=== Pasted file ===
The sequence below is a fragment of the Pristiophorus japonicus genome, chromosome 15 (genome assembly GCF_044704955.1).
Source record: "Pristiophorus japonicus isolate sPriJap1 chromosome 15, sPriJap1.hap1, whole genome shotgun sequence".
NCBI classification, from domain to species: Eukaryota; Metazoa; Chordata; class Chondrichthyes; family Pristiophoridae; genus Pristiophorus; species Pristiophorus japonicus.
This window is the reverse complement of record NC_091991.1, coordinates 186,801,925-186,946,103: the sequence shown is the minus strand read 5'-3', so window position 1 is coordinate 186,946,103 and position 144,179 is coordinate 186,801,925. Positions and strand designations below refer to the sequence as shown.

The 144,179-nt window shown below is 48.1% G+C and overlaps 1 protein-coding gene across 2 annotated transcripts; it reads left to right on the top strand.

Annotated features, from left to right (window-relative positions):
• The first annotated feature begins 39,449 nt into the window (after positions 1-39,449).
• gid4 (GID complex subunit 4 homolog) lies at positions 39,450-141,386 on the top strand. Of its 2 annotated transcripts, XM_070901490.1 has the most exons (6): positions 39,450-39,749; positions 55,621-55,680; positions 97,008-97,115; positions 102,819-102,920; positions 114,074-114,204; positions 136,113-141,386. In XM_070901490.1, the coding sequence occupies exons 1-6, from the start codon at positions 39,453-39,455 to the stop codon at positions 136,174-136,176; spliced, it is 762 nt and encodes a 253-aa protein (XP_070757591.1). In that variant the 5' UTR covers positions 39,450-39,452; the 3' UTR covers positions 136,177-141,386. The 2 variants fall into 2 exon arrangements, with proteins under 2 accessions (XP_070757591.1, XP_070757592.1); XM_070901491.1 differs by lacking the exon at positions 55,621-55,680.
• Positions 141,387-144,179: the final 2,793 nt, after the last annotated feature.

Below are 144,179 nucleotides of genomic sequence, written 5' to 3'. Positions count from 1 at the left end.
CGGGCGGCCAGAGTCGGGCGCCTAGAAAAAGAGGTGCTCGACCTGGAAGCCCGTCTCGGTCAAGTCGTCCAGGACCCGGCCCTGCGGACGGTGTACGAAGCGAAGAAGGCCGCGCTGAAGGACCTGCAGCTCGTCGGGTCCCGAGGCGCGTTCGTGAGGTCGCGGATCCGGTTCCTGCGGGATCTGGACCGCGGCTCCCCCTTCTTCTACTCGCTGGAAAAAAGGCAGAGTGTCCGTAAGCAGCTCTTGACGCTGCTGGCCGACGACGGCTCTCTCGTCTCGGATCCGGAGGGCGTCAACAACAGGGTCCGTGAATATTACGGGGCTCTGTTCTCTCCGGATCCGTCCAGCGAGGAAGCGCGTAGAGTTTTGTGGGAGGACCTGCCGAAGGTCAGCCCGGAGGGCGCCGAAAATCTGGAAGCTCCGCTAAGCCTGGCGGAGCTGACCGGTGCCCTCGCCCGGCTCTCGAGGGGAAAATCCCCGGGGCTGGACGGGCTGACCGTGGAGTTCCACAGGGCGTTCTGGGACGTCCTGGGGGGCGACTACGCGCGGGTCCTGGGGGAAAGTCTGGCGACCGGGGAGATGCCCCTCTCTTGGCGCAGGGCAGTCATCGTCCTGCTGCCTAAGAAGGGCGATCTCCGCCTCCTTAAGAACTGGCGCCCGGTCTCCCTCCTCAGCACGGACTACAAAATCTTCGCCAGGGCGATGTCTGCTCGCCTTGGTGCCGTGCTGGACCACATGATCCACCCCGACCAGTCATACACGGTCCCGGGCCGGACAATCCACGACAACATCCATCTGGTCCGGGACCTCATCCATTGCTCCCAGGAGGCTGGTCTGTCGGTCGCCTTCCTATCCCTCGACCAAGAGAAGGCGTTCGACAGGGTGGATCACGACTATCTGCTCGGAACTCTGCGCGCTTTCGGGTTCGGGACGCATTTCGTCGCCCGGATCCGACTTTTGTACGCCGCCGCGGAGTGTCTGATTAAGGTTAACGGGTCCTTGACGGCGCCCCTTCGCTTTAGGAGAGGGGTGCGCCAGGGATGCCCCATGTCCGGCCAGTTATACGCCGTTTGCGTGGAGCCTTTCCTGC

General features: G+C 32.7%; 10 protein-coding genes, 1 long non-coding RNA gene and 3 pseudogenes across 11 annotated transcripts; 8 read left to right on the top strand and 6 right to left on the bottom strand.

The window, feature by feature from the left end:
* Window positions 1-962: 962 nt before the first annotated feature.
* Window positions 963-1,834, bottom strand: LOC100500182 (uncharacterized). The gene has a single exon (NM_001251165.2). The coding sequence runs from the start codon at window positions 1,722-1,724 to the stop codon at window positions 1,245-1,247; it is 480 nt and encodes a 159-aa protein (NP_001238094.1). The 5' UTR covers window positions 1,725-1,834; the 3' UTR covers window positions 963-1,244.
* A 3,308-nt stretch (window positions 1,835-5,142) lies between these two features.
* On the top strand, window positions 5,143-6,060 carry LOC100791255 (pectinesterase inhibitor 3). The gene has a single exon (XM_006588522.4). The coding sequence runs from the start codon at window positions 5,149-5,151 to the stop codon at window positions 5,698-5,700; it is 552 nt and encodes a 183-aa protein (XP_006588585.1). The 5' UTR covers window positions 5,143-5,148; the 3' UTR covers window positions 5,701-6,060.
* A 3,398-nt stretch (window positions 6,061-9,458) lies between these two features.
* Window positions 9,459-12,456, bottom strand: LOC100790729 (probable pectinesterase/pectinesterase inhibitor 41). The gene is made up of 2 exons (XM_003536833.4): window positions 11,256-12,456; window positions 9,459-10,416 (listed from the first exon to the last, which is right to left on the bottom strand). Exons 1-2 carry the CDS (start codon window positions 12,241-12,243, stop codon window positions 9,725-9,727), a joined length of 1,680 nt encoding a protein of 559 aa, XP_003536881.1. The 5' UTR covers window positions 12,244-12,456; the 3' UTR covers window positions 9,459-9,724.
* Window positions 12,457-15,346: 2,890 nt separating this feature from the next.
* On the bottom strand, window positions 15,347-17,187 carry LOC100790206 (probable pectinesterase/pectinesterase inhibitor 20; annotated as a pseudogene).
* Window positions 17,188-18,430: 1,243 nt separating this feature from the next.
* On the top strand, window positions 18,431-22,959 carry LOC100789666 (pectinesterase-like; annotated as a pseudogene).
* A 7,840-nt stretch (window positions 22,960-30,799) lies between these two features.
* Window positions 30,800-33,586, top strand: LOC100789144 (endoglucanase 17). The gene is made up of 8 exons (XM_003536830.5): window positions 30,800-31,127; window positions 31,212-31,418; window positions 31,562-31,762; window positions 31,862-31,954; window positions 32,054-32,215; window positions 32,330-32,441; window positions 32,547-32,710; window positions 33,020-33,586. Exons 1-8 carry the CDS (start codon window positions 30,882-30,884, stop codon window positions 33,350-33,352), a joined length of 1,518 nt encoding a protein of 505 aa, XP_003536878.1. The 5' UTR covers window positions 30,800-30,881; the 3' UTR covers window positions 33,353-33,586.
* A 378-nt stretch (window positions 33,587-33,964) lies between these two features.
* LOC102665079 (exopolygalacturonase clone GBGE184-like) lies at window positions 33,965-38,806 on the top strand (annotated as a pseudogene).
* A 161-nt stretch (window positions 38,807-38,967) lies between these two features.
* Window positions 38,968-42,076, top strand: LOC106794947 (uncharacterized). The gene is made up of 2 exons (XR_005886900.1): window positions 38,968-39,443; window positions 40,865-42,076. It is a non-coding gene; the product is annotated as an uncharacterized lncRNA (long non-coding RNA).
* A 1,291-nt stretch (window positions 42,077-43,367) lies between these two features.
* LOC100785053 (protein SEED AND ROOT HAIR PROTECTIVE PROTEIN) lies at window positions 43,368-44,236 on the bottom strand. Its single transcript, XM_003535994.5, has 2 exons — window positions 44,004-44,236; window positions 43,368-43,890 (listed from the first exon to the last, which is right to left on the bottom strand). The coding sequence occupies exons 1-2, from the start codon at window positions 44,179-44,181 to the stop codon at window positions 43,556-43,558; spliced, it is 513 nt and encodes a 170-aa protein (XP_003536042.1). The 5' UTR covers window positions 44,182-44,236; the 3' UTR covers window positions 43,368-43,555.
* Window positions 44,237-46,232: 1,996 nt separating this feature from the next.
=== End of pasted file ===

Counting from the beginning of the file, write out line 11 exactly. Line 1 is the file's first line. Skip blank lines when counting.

CGGGCGGCCAGAGTCGGGCGCCTAGAAAAAGAGGTGCTCGACCTGGAAGCCCGTCTCGGTCAAGTCGTCCAGGACCCGGCCCTGCGGACGGTGTACGAAGCGAAGAAGGCCGCGCTGAAGGACCTGCAGCTCGTCGGGTCCCGAGGCGCGTTCGTGAGGTCGCGGATCCGGTTCCTGCGGGATCTGGACCGCGGCTCCCCCTTCTTCTACTCGCTGGAAAAAAGGCAGAGTGTCCGTAAGCAGCTCTTGACGCTGCTGGCCGACGACGGCTCTCTCGTCTCGGATCCGGAGGGCGTCAACAACAGGGTCCGTGAATATTACGGGGCTCTGTTCTCTCCGGATCCGTCCAGCGAGGAAGCGCGTAGAGTTTTGTGGGAGGACCTGCCGAAGGTCAGCCCGGAGGGCGCCGAAAATCTGGAAGCTCCGCTAAGCCTGGCGGAGCTGACCGGTGCCCTCGCCCGGCTCTCGAGGGGAAAATCCCCGGGGCTGGACGGGCTGACCGTGGAGTTCCACAGGGCGTTCTGGGACGTCCTGGGGGGCGACTACGCGCGGGTCCTGGGGGAAAGTCTGGCGACCGGGGAGATGCCCCTCTCTTGGCGCAGGGCAGTCATCGTCCTGCTGCCTAAGAAGGGCGATCTCCGCCTCCTTAAGAACTGGCGCCCGGTCTCCCTCCTCAGCACGGACTACAAAATCTTCGCCAGGGCGATGTCTGCTCGCCTTGGTGCCGTGCTGGACCACATGATCCACCCCGACCAGTCATACACGGTCCCGGGCCGGACAATCCACGACAACATCCATCTGGTCCGGGACCTCATCCATTGCTCCCAGGAGGCTGGTCTGTCGGTCGCCTTCCTATCCCTCGACCAAGAGAAGGCGTTCGACAGGGTGGATCACGACTATCTGCTCGGAACTCTGCGCGCTTTCGGGTTCGGGACGCATTTCGTCGCCCGGATCCGACTTTTGTACGCCGCCGCGGAGTGTCTGATTAAGGTTAACGGGTCCTTGACGGCGCCCCTTCGCTTTAGGAGAGGGGTGCGCCAGGGATGCCCCATGTCCGGCCAGTTATACGCCGTTTGCGTGGAGCCTTTCCTGC